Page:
Sunday’s 33% hike in the cost of using the Dartford crossing, used by 140 million motorists each year, to £2 should not go ahead says the AA.  It believes that to take an extra £20 million from drivers each year, while they sit in queues with no firm plans for a new crossing, is unacceptable.

‘Free-flow charging’, designed to eliminate toll both queuing in 2014, will cost the Highways Agency up to £500m to implement, it has been revealed. The AA says Dartford Crossing users feel they had paid for the crossing in 2003 and will now find it hard to believe that the cheapest option - simply lifting the tolls - was not progressed or that the £500m was not put towards building a new crossing. 
The Department of Transport consultation on the crossing charge increases resulted in 82% of respondents being opposed.
The radical new ‘free-flow charging’ scheme would become the first on a strategic English road and would give the Highways agency two new key abilities: to implement and operate electronic road pricing on its network, with a full back office function that administers the system; and to issue penalty charge notices to drivers who try to dodge the system.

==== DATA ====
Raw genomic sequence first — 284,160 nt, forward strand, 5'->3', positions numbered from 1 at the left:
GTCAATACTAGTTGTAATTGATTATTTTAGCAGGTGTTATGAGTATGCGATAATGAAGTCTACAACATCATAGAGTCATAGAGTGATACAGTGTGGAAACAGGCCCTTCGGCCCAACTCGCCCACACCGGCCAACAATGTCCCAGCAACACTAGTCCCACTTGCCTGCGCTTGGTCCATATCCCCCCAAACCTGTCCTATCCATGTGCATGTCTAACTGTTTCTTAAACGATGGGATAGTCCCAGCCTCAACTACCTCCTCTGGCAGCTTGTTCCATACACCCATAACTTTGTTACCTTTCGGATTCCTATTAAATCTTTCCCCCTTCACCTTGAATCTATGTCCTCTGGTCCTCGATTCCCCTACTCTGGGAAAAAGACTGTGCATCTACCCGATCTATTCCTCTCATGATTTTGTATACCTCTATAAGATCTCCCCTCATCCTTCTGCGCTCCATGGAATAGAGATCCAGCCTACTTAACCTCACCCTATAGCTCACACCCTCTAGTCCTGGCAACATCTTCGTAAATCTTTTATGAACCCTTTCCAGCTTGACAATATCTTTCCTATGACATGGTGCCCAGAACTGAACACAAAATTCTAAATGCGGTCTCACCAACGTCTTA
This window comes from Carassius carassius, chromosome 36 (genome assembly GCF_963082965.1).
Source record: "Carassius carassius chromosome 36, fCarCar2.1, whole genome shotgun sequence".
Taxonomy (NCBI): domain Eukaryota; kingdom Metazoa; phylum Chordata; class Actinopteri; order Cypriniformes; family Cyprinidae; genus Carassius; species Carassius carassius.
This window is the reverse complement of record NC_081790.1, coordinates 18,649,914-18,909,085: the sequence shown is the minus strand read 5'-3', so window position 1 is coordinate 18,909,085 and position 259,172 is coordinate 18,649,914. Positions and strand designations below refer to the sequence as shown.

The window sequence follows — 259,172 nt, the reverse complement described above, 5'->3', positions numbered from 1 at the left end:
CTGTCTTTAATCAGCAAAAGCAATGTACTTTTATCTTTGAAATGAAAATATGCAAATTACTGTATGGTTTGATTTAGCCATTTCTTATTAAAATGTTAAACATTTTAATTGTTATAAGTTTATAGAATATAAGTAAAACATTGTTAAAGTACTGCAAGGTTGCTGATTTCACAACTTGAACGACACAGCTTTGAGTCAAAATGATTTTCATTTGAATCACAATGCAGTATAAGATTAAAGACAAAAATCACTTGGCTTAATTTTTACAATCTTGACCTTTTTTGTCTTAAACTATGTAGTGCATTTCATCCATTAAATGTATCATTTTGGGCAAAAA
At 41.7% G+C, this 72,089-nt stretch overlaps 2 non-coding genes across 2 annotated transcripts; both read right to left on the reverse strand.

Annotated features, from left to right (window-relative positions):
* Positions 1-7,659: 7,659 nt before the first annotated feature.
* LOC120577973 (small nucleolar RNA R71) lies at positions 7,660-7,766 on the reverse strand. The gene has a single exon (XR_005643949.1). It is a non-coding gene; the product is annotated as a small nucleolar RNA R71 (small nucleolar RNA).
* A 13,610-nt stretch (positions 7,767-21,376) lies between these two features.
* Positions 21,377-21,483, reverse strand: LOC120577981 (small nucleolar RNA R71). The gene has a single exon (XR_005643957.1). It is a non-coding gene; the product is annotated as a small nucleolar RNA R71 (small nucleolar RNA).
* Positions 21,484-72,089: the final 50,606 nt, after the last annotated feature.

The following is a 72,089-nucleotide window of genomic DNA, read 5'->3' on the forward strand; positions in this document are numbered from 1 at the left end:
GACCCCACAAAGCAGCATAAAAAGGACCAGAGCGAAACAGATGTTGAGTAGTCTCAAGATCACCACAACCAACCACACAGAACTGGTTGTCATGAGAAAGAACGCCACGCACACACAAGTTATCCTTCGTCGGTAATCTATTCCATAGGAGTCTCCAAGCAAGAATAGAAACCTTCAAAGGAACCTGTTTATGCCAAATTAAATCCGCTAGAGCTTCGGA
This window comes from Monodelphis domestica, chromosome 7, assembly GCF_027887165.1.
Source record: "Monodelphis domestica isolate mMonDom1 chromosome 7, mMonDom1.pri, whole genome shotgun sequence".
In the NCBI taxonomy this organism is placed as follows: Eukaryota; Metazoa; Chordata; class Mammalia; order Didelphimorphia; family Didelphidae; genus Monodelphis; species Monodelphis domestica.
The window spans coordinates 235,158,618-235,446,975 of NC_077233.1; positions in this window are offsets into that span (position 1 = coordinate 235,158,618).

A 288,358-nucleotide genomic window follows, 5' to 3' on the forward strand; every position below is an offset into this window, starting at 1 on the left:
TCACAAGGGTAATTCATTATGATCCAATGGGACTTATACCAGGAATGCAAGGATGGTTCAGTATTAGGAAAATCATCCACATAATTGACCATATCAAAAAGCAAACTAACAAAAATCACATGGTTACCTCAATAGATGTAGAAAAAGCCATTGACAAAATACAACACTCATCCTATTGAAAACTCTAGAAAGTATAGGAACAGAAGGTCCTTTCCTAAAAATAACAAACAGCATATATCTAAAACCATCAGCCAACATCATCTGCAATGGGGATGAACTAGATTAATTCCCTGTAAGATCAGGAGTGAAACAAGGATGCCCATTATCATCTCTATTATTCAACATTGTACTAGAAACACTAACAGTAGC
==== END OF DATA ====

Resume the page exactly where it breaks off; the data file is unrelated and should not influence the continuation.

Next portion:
Although designed to remove toll-booth queues and congestion at Dartford, the electronic free-flow charging scheme may be regarded by some as an expandable system that could eventually be rolled out on other strategic roads in England.
“Long distance travellers from UK and Europe, freight, business and regional users have all been sold down the river by successive governments through the unnecessary perpetuation of tolls and lack of future capacity at Dartford," says Edmund King, the AA’s president. "Tolling was supposed to pay for the Dartford Bridge and then end, which would have been in 2003.

“However, it became a nice little earner which raises around £70m a year. To keep charges here with the aim of deterring traffic is crazy as the crossing is on one of the most important motorways in Europe – keeping traffic away from London and communities in the south-east. Ramping up the tolls when the majority of users have no alternative about the time and place they cross the Thames on M25 is simply impractical and a bridge too far in road charging”.